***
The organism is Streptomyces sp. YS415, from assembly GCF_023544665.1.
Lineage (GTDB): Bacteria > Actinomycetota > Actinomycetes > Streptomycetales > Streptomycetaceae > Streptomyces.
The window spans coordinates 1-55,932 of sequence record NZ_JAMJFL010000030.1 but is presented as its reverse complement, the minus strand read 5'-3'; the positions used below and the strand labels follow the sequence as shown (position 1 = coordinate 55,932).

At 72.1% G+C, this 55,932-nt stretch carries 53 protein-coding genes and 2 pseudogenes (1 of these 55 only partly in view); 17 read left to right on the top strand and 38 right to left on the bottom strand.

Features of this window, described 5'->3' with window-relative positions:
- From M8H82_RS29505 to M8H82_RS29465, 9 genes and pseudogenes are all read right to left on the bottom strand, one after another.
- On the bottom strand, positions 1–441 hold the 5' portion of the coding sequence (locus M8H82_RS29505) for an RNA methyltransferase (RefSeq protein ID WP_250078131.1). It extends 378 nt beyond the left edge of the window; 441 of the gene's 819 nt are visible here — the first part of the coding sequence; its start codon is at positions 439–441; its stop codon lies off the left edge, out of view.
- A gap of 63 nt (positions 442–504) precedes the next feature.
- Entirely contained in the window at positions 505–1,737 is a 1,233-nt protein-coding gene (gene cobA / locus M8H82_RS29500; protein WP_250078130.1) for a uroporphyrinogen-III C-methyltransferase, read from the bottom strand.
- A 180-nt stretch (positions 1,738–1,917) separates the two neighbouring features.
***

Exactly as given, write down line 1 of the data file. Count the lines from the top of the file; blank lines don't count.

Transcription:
The organism is Streptomyces sp. YS415, from assembly GCF_023544665.1.